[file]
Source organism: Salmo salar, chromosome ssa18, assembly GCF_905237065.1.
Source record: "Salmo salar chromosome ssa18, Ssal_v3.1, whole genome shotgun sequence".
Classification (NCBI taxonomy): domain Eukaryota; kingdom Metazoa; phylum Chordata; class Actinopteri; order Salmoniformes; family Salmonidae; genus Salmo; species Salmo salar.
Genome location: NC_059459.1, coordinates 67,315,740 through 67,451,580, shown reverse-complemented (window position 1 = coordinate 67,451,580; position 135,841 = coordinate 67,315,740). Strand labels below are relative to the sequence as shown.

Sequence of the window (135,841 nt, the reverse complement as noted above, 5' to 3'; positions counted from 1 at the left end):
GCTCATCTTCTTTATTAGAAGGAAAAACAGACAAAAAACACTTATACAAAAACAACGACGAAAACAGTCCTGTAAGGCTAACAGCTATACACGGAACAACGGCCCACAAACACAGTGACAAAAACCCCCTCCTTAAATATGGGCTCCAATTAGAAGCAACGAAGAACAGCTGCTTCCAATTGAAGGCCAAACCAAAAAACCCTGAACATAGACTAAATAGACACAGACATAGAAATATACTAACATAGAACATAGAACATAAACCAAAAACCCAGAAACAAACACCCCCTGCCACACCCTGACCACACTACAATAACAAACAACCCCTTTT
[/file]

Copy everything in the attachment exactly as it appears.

Source organism: Salmo salar, chromosome ssa18, assembly GCF_905237065.1.
Source record: "Salmo salar chromosome ssa18, Ssal_v3.1, whole genome shotgun sequence".
Classification (NCBI taxonomy): domain Eukaryota; kingdom Metazoa; phylum Chordata; class Actinopteri; order Salmoniformes; family Salmonidae; genus Salmo; species Salmo salar.
Genome location: NC_059459.1, coordinates 67,315,740 through 67,451,580, shown reverse-complemented (window position 1 = coordinate 67,451,580; position 135,841 = coordinate 67,315,740). Strand labels below are relative to the sequence as shown.

Sequence of the window (135,841 nt, the reverse complement as noted above, 5' to 3'; positions counted from 1 at the left end):
GCTCATCTTCTTTATTAGAAGGAAAAACAGACAAAAAACACTTATACAAAAACAACGACGAAAACAGTCCTGTAAGGCTAACAGCTATACACGGAACAACGGCCCACAAACACAGTGACAAAAACCCCCTCCTTAAATATGGGCTCCAATTAGAAGCAACGAAGAACAGCTGCTTCCAATTGAAGGCCAAACCAAAAAACCCTGAACATAGACTAAATAGACACAGACATAGAAATATACTAACATAGAACATAGAACATAAACCAAAAACCCAGAAACAAACACCCCCTGCCACACCCTGACCACACTACAATAACAAACAACCCCTTTT